The main points that were brought up:
- OSINT has been there for a very long time, since the beginning of Intelligence programs in the United States. It just hasn’t ever been formally given a department like others.
- It’s based off public media like magazines, books, news papers, radio and TV broadcasts.
- There are not enough people who understand foreign language / culture to get proper use out of OSINT.
There is things in the public space where OSINT lives that comes out better than in some of the other sources of intelligence. An example was information gathered by the Japanese about a former KGB officer. “The resulting book and Levchenko’s press conferences were, according to a US intelligence officer, more revealing than his CIA debriefing”.
So I’m curious, do we as a mono-langauge culture really have the skills we need to do intelligence. How many data leaks are found on foreign language hacking forums?
The article is worth the read, and brings up some good questions. I liked Mercado’s recommendation on making the Foreign Broadcast Information Service an intelligence service again, put OSINT under it, like how the NRO has IMGINT, and create incentives for people to study things like language and culture to increase the ability of the agency.
I’ve mentioned Justin Seitz’s Automating OSINT before, talking about the Python course. I recently signed up for the Master Course. I only had the money for it due to work reimbursing for me for UMUC CSEC620, and I decided to use a little of that money for self study, not just the next CSEC course.
A few months ago, a friend and co-worker asked if I had seen Automating OSINT. I hadn’t, so I went and checked it out and end up signed up for the free webinar. Turns out I had just missed the previous one by a few hours. And had some time to wait before the next one.
I’ve been wanting to expand beyond just bash scripting for most of my career. I tried learning Perl, and then I tried Python. The Google Python class, the MIT Python Class, Learn Python the Hardware, Think Python, Automate the Boring stuff with Python, and buying Python courses from Boing Boing. Problem is I never finished any of them. I think because I lose interest, and have other things to do.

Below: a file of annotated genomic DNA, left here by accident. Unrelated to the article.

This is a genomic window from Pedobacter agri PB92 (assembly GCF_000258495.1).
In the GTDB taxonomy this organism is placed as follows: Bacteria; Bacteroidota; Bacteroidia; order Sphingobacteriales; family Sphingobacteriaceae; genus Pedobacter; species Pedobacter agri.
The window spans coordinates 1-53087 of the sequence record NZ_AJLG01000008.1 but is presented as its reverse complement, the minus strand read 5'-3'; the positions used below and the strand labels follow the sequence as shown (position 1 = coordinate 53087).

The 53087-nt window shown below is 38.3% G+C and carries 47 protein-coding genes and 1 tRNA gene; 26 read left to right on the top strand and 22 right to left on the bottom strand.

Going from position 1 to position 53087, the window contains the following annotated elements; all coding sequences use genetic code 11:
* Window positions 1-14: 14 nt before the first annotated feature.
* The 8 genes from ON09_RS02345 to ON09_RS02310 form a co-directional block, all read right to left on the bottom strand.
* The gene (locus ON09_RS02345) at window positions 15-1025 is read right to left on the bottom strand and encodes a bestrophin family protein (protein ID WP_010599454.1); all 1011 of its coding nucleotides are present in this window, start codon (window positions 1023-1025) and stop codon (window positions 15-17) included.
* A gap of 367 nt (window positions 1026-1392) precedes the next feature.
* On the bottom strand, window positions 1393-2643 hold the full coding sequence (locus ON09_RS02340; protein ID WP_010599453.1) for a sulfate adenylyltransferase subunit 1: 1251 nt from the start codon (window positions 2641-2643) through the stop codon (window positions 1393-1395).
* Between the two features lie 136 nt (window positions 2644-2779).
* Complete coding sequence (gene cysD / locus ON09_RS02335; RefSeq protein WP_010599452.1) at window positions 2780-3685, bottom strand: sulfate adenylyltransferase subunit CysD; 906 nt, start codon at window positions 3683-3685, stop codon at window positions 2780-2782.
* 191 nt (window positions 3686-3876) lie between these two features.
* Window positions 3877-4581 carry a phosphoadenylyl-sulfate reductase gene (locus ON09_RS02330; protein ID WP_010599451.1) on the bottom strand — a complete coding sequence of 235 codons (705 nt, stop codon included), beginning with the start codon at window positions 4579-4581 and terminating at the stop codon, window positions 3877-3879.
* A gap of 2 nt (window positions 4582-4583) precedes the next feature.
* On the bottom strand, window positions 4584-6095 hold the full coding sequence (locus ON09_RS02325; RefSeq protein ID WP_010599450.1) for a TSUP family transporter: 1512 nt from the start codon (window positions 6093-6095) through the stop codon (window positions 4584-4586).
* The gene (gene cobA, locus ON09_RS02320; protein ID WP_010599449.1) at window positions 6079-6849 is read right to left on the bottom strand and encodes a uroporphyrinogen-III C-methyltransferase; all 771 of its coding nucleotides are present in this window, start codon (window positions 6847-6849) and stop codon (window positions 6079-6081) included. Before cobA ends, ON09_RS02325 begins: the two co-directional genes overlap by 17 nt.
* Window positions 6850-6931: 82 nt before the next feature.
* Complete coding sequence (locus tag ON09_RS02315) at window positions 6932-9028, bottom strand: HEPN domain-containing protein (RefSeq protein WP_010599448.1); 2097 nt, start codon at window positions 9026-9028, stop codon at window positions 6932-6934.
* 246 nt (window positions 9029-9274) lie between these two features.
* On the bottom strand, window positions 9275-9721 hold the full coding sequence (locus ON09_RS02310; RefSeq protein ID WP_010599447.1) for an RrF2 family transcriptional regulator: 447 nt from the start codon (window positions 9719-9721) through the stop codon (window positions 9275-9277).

I’ve stumbled around with Shodan.io for a while now. It’s a great tool, but using it effectively has always eluded me. John Matherly has given me some great advice on twitter, and I like Daniel Miessler’s Shodan Primer. But I never really find the information I need at the time.
While I know it is great to find webcams and spying Super Gnomes, that is just something I don’t use Shodan for. A lot of the reason I use Shodan lately is for work. Usually someone in management asks will if anyone knows what Shodan knows about the company. Which of our systems are listed on there.
Today while stumbling around trying to look up the company name and the netblocks, and using Dan’s cheatsheet (linked above), I noticed a new link on the page. Book.
This link goes to Lean Pub’s “The Complete Guide to Shodan” by John Matherly. It is a pay what you want book. They suggest just under $5.00 USD, for the 60 page booklet. I’m saying it’s worth more than that. I paid $10.00, which I still think is too low for this book.
The book can be delivered to your Kindle or downloaded as a pdf, an Epub, or Mobi file. I grabbed the PDF and Kindle copies of the file (too small to read on my phone and never figured out how to get it to show up in the Kindle Cloud reader).
This book is divided up in to Web Interface, External Tools (like the linux command line), Developer API, Industrial Control Systems, Appendices, and Exercise Solution.
There are exercises at the end of the Web Interface, External Tools, and API sections. Not all of them worked the way they were described in the book. For example I couldn’t find the Rastalvskarn Powerplant, even though it shows up with the link in the solution section.
I’ve read some documents on the API and struggled to get them to work. After reading the book, while I still have some questions, I know I can write the Network Alert that management wants.
Get this book, it’s worth more than anything you’ll pay for it. While it is only just over 60 pages, the content is great! Especially especially the Filter list in Appendix B.
p.s. It is worth getting an account, and paying for access.
For the last several weeks, I’ve been working with three other students from Eastern Michigan University’s Information Assurance program researching and mapping the Campus’ Crime Stats. If people take the time to look, they can find a map of the last 60 days and the daily crime logs for the last 60 days. We’re looking beyond those, but it’s interesting none the less.